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SQL Server Bitwise operators store multiple values in one column

MSSQLTips author Greg Robidoux By:   |   Read Comments (3)   |   Related Tips: More > T-SQL

Problem
Sometimes there may be the need to save multiple values into one column instead of creating multiple columns to store these indicators.  Let's take for example we need to know who has different telephone types and instead of having multiple indicator columns for each type of telephone number you use one column to store the different values.  So for example value 1 = home phone, 2 = mobile phone, 3 = fax, etc...  You could have three different bit (yes/no) columns such as homeNumberIndicator, mobileNumberIndicator and faxNumberIndicator, but each time you add a new phone type you need to add a new column to your table.  Another way to do this is to store the data in a binary format and use the bitwise (&) operator that SQL Server offers to store all of the data in one column and to also easily tell what values are applicable based on the value stored.

Solution
Basically what we want to do is store one value for different types of phone numbers that a person has in one column instead of having multiple columns for each different type.  This is just one purpose for doing this, but there are countless other reasons you may want to store data this way. So in order to do this we need to save the data in a binary format, so we can then use the bitwise (&) operator to retrieve the data.  So the first thing we need to do is figure out the values we want to store and then use a binary representation for each of these values.  Here is the representation of the data for each of the different phone types we will store.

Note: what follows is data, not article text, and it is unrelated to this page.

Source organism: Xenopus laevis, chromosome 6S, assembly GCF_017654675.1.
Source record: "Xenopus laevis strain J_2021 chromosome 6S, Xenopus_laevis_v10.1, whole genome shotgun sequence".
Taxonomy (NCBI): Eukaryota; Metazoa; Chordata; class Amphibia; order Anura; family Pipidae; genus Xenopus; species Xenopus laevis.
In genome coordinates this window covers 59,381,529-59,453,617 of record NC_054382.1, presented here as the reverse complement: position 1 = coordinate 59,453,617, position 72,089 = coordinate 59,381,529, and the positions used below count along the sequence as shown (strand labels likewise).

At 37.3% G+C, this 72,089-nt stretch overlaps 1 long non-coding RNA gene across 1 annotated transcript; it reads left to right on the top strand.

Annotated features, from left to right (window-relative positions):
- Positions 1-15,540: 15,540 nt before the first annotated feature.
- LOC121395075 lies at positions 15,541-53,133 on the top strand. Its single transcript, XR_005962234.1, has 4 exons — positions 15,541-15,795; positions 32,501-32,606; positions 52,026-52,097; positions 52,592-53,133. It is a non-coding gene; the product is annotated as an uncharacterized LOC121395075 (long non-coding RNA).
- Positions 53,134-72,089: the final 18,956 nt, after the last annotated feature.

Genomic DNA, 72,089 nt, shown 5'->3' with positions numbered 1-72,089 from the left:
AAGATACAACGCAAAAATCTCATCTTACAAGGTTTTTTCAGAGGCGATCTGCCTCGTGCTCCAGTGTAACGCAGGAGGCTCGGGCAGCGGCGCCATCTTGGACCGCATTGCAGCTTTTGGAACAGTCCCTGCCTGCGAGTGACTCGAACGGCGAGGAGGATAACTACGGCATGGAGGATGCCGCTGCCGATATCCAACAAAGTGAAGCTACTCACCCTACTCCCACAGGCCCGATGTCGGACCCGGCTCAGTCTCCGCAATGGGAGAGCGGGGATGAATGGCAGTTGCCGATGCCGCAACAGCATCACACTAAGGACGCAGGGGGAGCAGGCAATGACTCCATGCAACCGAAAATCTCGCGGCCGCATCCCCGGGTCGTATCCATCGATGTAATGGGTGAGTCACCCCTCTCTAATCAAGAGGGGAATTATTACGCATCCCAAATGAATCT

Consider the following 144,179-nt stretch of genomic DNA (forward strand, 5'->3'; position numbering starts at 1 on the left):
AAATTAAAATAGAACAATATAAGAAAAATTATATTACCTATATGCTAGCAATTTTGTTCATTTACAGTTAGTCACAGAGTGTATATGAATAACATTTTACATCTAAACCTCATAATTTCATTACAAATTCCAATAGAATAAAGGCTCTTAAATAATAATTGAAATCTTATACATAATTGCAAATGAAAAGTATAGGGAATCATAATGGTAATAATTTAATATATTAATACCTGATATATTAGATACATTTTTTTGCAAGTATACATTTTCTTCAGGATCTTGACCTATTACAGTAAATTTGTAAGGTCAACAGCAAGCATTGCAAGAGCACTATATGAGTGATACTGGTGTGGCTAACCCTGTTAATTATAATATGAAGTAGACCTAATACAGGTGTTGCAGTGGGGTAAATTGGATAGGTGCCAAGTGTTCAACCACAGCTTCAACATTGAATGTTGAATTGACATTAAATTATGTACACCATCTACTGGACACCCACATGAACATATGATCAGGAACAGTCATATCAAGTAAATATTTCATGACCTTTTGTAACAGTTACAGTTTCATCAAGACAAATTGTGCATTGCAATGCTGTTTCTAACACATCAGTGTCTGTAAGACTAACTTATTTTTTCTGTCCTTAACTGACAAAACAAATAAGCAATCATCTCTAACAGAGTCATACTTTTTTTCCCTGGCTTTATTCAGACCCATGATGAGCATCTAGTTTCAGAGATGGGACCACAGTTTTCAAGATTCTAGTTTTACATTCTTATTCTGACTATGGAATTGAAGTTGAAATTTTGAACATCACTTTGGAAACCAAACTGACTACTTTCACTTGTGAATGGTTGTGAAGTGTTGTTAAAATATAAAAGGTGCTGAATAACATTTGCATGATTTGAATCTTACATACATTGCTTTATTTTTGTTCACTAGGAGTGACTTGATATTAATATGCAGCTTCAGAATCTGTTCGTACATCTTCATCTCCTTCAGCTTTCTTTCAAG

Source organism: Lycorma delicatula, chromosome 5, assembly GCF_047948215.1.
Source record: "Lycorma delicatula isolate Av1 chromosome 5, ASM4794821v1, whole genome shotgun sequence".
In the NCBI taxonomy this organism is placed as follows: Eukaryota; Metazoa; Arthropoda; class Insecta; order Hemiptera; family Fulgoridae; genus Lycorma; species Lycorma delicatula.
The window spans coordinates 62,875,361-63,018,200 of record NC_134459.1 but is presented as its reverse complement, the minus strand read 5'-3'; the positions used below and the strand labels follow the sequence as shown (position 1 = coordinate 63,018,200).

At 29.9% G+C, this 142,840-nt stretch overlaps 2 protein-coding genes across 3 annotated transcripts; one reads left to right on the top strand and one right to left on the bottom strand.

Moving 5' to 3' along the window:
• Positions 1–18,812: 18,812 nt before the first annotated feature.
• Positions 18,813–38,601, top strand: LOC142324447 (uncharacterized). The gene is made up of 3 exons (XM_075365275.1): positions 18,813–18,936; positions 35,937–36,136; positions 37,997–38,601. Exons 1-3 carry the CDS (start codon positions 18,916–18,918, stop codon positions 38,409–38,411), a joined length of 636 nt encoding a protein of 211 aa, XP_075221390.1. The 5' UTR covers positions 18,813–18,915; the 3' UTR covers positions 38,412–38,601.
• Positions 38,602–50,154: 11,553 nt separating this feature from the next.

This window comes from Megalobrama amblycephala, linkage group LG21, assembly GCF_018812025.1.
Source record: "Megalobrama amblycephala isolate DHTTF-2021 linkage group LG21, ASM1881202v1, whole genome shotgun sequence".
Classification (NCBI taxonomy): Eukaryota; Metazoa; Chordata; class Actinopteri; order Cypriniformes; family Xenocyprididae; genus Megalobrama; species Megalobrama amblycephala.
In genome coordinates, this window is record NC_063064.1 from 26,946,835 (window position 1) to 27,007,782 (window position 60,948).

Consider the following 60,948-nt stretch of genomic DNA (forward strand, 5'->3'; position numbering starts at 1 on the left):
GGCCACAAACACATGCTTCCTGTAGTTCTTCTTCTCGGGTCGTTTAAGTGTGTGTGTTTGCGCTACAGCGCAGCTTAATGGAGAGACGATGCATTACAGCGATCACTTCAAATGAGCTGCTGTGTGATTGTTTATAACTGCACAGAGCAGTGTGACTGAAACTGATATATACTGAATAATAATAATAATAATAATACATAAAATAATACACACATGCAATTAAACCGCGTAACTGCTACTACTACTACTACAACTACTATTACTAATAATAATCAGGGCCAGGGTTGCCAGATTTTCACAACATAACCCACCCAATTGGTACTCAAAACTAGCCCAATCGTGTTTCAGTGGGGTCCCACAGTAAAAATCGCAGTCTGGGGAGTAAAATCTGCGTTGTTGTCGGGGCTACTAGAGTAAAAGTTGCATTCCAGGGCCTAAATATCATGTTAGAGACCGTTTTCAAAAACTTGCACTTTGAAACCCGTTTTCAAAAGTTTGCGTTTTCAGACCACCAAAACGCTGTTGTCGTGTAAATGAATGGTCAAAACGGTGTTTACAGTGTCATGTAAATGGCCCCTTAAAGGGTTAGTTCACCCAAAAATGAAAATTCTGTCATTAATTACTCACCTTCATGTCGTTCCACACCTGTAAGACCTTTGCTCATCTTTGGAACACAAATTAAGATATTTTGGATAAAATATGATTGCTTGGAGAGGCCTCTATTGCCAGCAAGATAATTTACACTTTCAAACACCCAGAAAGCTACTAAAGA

• 2 = home phone number
  • 4 = home fax number
  • 8 = mobile phone number
  • 16 = office phone number
  • 32 = office fax number
  • 64 = toll free office number
  • 128 = toll free office fax number

To better understand how this will work, let's say someone has both a home number and an office number.  The value that would be stored in the data column would be 18 (2 home + 16 office).  Another example could be home number and home fax number which would be 6 (2 home + 4 home fax).

The use of the bitwise operator comes in play when updating and reading data from this column.  What the bitwise operator allows you to do is to compare two different values at a binary level and tell you whether the two numbers intersect. 

Here is a simple example of this operator at work.  We are doing a simple comparison of the first value against the second value.  Since the numbers are based on binary representation, the numbers increase as follows: 1,2,4,8,16, etc...  So for these numbers we want to see where value one intersects with value two.  Here are the examples:

PRINT --(=0)
PRINT --(=1)
PRINT --(=0)
PRINT --(=1)
PRINT --(=0)
PRINT --(=1)
  • For line 1, 1 is not in 0 (0 = 0), so this returns 0.
  • For line 2, 1 is in 1 (0,1 = 1), so this returns 1.
  • For line 3, 1 is not in 2 (0,2 = 2), so this returns 0.
  • For line 4, 1 is in 3 (0,1,2 = 3), so this returns 1.
  • For line 5, 1 is not in 4 (0,4 = 4), so this returns 0.
  • For line 6, 1 is in 5 (0,1,4 = 5), so this returns 1.